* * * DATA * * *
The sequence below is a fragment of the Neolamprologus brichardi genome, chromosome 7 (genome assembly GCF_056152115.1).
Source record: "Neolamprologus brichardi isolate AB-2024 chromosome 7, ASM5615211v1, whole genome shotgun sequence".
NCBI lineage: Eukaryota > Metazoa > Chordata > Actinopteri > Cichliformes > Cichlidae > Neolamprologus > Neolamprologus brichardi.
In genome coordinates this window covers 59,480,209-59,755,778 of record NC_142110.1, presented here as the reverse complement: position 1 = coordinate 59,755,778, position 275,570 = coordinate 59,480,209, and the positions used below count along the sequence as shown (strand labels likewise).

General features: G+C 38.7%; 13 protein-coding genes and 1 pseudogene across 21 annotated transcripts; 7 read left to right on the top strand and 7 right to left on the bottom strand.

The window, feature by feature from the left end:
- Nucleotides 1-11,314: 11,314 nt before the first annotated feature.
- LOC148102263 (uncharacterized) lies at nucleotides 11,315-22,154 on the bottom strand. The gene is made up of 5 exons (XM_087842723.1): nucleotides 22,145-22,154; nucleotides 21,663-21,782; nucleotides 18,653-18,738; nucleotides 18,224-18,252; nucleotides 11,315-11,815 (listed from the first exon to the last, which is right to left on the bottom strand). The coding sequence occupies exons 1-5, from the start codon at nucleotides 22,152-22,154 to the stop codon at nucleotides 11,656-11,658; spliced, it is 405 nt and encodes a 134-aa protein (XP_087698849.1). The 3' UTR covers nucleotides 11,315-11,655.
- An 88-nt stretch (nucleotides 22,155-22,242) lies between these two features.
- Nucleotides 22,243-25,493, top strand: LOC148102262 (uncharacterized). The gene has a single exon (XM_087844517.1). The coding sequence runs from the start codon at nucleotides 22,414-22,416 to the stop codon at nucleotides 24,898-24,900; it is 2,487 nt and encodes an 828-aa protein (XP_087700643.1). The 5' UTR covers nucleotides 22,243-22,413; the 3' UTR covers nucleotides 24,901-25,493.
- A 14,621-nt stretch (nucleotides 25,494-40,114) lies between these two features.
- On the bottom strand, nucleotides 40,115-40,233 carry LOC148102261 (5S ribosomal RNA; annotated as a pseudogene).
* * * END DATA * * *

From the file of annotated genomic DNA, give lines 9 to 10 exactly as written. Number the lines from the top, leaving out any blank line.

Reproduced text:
- An 88-nt stretch (nucleotides 22,155-22,242) lies between these two features.
- Nucleotides 22,243-25,493, top strand: LOC148102262 (uncharacterized). The gene has a single exon (XM_087844517.1). The coding sequence runs from the start codon at nucleotides 22,414-22,416 to the stop codon at nucleotides 24,898-24,900; it is 2,487 nt and encodes an 828-aa protein (XP_087700643.1). The 5' UTR covers nucleotides 22,243-22,413; the 3' UTR covers nucleotides 24,901-25,493.